30 August 2011

Kenya: Penalties for Wildlife Crimes Too Lenient

THE Kenya Wildlife Service now wants punitive clauses inserted in the draft Wildlife Policy and Bill to deter poaching and illegal trade in wildlife products.

KWS director Julius Kipng'etich said the current law is lenient to wildlife offenders. "The fines for those who violate the wildlife law have been Sh2,000 only and this has seen many alleged law breakers admit to the crimes because they know the punishment is lenient and they can pay penalties with ease. The punishment should be made punitive to make law breakers never wish to do it again. In China, a country that has no elephants, for instance, those found trading illegally in ivory are subjected to almost life in prison. It is funny that in Kenya the same criminals can only walk away by paying a petty fine," Kipng'etich said.

He also called for categorisation of crime against wildlife to be placed under economic crimes which attracts a fine not exceeding Sh1million or jail-term of a period not exceeding ten years or both. "This will completely deter poaching helping us conserve our wildlife with ease hence position Kenya to take advantage of the natural resource to march to a middle income economy dream," he said. Kipng'etich spoke at the national consensus stakeholders' workshop on the draft Wildlife Policy and Bill 2011 held in Nairobi yesterday.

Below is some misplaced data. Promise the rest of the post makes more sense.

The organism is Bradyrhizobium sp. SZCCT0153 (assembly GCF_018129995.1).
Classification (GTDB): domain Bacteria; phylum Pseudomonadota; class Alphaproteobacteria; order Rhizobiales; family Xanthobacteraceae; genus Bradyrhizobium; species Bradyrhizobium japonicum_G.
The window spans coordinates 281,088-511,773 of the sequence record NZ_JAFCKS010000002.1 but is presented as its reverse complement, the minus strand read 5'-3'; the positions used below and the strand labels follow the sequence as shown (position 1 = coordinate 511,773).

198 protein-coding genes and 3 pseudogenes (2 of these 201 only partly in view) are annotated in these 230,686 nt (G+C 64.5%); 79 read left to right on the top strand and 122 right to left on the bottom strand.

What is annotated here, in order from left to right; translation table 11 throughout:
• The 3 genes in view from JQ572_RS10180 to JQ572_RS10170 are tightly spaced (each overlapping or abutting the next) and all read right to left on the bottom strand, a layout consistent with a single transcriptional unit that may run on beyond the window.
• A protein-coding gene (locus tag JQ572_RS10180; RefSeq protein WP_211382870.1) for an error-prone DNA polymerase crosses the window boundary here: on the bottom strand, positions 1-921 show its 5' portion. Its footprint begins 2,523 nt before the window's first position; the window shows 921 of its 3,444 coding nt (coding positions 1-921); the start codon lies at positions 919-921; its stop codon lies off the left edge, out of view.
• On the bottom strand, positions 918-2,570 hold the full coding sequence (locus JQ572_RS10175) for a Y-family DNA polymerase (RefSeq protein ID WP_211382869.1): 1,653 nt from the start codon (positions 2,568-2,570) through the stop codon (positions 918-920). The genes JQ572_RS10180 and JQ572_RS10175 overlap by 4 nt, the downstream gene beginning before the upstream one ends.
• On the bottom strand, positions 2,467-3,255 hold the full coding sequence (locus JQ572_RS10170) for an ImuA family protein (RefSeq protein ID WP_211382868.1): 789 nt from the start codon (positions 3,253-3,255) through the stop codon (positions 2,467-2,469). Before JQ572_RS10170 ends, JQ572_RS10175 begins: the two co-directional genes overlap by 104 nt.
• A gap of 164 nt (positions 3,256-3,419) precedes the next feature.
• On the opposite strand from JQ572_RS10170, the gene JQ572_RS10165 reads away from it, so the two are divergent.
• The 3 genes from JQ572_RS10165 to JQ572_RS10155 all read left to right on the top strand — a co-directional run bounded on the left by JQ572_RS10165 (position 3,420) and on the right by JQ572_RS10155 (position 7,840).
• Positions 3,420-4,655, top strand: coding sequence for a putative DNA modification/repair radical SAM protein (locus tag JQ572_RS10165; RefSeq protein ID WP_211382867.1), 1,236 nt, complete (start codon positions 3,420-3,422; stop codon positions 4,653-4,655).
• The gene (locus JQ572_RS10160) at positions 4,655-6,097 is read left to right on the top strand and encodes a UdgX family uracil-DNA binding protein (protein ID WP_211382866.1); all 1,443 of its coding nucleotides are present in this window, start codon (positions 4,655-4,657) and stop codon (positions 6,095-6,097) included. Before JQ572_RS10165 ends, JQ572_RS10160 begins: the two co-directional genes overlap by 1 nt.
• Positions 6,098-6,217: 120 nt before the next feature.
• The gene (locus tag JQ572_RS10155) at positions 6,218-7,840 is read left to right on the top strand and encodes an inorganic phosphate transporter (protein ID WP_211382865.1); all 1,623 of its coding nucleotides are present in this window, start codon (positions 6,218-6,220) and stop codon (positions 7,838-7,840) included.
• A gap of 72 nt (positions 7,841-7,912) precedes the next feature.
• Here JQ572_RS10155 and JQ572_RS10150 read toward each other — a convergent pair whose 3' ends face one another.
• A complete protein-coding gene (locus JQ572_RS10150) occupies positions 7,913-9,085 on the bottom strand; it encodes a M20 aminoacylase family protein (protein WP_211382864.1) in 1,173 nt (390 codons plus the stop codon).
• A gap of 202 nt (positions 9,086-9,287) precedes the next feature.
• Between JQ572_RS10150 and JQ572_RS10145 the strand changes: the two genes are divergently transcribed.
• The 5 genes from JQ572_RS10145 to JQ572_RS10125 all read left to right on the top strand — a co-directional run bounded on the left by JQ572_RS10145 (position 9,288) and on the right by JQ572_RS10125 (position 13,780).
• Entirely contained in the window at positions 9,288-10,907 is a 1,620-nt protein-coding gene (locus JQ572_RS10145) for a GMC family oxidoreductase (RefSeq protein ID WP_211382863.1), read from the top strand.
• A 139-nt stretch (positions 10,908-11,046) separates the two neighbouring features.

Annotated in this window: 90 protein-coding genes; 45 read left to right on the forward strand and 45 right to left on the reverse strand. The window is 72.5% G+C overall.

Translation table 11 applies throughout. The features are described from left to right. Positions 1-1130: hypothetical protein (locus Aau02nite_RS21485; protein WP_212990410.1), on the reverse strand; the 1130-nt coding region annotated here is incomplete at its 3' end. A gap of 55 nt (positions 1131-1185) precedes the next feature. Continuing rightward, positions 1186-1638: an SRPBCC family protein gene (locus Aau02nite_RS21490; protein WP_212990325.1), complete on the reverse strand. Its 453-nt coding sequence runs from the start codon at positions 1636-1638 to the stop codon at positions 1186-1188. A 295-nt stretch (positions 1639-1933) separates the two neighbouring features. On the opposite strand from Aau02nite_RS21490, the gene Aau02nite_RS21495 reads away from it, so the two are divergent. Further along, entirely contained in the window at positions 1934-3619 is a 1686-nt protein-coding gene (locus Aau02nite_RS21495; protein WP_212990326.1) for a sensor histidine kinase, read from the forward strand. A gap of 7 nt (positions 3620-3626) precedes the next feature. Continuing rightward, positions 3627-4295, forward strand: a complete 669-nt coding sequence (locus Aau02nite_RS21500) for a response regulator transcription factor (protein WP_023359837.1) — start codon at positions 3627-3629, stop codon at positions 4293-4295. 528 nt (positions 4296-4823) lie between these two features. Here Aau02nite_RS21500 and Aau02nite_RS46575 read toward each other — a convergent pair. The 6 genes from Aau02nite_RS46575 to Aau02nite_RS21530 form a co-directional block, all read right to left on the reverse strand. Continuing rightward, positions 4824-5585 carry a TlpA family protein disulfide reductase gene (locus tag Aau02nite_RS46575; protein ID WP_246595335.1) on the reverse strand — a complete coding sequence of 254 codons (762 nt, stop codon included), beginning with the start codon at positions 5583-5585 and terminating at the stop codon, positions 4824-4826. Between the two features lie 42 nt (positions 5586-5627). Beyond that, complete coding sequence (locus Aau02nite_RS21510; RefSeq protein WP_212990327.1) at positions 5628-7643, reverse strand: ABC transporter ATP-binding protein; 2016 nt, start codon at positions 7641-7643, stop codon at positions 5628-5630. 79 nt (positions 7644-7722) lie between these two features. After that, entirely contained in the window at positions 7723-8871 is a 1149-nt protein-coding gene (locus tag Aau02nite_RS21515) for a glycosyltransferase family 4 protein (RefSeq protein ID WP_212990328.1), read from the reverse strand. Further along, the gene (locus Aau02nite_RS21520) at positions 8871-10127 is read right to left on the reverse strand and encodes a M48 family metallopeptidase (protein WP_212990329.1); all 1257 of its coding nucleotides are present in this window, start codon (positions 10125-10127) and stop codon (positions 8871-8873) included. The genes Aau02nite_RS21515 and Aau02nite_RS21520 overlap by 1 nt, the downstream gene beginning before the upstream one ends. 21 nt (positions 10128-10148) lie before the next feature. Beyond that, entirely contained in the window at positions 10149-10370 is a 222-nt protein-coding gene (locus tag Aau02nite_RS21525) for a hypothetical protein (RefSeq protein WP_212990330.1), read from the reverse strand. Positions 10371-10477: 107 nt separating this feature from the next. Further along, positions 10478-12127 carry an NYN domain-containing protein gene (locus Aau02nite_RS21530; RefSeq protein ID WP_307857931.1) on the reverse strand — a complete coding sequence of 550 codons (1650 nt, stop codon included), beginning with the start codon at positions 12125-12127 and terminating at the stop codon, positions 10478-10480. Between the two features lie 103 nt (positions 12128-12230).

According to Dr Dominic Walubengo the consultant who is drafting the Policy and the Bill he said the Draft Wildlife Policy 2011 will replace the current 1975 policy which had failed to address the human wildlife conflict and compensation issues in cases of damaged properties and human deaths.

On the Bill the Walubengo said it will replace the Wildlife Act of 1976, implement the 2011 policy and address the inefficiency of the current wildlife act if enacted into law. "The policy and the Bill now still at the formulation stage will also map out ways on how partnerships and integration among key stakeholders can be infused into wildlife conservation and as well how the wildlife resources can be exploited and benefits equitably shared to enhance conservation and management," he said. "For now we are still receiving submissions on how this policy and bill should look be all members of public are invited to submit their views before we can compile them and forward them to relevant authorities before they can be tabled to cabinet and parliament to make them law," Ali Mwachai PS ministry of wildlife and forestry said.

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